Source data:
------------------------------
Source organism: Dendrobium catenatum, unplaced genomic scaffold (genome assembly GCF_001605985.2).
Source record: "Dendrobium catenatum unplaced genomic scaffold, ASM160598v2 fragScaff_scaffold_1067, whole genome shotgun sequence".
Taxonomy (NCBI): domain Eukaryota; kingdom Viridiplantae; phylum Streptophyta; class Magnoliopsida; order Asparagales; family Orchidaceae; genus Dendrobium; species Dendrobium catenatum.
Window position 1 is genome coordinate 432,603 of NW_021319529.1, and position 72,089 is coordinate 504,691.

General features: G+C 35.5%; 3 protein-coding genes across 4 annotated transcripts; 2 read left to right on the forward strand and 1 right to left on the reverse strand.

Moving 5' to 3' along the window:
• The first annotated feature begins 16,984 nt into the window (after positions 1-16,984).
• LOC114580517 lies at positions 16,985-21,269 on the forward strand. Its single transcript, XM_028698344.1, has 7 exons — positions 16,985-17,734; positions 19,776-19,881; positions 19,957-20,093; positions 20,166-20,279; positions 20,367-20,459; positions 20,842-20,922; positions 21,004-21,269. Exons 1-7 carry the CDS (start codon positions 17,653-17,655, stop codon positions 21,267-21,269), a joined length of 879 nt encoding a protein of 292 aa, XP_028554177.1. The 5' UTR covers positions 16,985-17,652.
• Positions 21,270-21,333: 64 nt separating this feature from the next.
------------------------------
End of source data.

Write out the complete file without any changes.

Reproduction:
Source organism: Dendrobium catenatum, unplaced genomic scaffold (genome assembly GCF_001605985.2).
Source record: "Dendrobium catenatum unplaced genomic scaffold, ASM160598v2 fragScaff_scaffold_1067, whole genome shotgun sequence".
Taxonomy (NCBI): domain Eukaryota; kingdom Viridiplantae; phylum Streptophyta; class Magnoliopsida; order Asparagales; family Orchidaceae; genus Dendrobium; species Dendrobium catenatum.
Window position 1 is genome coordinate 432,603 of NW_021319529.1, and position 72,089 is coordinate 504,691.

General features: G+C 35.5%; 3 protein-coding genes across 4 annotated transcripts; 2 read left to right on the forward strand and 1 right to left on the reverse strand.

Moving 5' to 3' along the window:
• The first annotated feature begins 16,984 nt into the window (after positions 1-16,984).
• LOC114580517 lies at positions 16,985-21,269 on the forward strand. Its single transcript, XM_028698344.1, has 7 exons — positions 16,985-17,734; positions 19,776-19,881; positions 19,957-20,093; positions 20,166-20,279; positions 20,367-20,459; positions 20,842-20,922; positions 21,004-21,269. Exons 1-7 carry the CDS (start codon positions 17,653-17,655, stop codon positions 21,267-21,269), a joined length of 879 nt encoding a protein of 292 aa, XP_028554177.1. The 5' UTR covers positions 16,985-17,652.
• Positions 21,270-21,333: 64 nt separating this feature from the next.